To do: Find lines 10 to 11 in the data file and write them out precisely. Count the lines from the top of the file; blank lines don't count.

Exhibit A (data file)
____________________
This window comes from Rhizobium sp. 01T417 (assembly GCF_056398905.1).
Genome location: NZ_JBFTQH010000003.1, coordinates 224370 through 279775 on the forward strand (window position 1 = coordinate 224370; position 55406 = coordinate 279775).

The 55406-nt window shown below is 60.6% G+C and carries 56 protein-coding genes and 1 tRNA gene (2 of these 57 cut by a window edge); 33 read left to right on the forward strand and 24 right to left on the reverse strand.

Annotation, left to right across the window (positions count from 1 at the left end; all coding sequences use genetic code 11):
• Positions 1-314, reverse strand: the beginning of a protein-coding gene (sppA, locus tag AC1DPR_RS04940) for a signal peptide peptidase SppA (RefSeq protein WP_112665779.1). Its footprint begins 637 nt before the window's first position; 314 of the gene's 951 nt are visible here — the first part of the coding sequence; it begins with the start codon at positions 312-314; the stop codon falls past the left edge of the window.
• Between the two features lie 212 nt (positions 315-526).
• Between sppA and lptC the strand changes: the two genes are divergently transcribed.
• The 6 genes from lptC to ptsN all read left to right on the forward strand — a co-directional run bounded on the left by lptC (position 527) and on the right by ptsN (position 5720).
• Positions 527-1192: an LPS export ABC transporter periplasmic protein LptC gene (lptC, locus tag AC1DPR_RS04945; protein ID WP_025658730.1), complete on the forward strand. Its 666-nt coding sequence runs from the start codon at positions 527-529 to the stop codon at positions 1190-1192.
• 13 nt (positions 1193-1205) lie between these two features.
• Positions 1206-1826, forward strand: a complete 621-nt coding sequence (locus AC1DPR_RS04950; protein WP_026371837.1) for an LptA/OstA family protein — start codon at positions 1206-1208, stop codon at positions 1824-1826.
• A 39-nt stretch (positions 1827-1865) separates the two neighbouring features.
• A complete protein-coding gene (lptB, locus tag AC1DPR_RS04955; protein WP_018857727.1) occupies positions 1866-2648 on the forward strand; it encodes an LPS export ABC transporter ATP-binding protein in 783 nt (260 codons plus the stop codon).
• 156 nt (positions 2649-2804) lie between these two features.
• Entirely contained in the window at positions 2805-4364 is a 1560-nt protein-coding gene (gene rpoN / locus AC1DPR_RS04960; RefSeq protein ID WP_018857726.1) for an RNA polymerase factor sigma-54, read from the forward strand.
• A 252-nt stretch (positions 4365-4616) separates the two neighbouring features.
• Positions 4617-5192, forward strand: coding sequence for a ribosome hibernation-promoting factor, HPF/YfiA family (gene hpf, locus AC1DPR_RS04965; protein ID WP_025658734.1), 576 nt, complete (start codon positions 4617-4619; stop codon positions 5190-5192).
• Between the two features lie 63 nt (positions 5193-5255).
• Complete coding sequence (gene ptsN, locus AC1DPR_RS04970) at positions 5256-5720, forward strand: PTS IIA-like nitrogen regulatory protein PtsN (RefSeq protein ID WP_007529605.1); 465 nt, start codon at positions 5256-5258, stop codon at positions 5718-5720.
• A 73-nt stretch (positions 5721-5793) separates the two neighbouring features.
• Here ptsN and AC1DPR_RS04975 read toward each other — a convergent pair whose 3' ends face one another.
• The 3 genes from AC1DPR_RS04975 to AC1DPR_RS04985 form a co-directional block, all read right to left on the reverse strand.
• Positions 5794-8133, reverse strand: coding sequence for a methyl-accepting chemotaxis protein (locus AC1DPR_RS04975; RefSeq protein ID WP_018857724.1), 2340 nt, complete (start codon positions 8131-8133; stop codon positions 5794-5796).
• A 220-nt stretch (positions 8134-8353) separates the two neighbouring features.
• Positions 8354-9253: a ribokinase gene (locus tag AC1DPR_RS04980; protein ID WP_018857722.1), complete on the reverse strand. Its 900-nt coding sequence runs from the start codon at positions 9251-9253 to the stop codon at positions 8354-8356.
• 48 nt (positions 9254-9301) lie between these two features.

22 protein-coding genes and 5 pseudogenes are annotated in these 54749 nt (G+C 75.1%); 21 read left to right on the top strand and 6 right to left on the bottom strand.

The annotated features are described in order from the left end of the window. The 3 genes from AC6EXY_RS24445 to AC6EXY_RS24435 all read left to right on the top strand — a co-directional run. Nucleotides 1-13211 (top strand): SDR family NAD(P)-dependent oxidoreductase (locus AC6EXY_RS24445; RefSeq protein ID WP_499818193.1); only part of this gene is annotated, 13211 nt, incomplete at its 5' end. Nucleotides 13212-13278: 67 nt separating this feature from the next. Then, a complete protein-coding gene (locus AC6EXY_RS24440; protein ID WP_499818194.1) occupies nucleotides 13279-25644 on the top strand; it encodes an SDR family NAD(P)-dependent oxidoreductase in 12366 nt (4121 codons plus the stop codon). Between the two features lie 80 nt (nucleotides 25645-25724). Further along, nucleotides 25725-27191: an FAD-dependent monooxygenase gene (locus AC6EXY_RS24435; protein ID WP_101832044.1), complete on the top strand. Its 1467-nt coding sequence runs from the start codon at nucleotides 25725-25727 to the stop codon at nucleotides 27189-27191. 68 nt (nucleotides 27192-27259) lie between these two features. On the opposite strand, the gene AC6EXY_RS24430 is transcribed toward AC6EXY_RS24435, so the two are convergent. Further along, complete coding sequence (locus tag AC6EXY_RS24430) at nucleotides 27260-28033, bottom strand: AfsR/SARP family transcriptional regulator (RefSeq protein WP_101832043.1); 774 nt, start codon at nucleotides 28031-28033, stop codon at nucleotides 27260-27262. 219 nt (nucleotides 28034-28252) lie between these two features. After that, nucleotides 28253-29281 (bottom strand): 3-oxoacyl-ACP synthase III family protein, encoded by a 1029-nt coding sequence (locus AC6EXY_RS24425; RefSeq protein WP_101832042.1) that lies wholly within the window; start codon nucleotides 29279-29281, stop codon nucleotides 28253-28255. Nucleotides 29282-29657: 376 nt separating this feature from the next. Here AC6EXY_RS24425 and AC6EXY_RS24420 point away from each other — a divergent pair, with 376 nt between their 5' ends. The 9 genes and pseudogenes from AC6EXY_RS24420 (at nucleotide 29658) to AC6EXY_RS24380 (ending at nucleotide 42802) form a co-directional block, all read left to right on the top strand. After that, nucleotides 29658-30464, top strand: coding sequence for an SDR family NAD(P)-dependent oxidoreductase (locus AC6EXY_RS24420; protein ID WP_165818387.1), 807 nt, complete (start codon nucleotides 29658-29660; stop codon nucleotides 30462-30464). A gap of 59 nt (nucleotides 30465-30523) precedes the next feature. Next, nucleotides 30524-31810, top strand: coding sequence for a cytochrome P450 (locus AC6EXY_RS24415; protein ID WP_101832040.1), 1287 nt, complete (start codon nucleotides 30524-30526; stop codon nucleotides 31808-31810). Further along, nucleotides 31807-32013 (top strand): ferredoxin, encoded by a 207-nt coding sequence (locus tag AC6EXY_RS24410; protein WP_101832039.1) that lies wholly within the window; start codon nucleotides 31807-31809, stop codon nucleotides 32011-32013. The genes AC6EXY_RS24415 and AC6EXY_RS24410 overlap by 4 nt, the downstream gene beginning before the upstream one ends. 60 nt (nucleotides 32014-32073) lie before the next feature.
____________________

• 13 nt (positions 1193-1205) lie between these two features.
• Positions 1206-1826, forward strand: a complete 621-nt coding sequence (locus AC1DPR_RS04950; protein WP_026371837.1) for an LptA/OstA family protein — start codon at positions 1206-1208, stop codon at positions 1824-1826.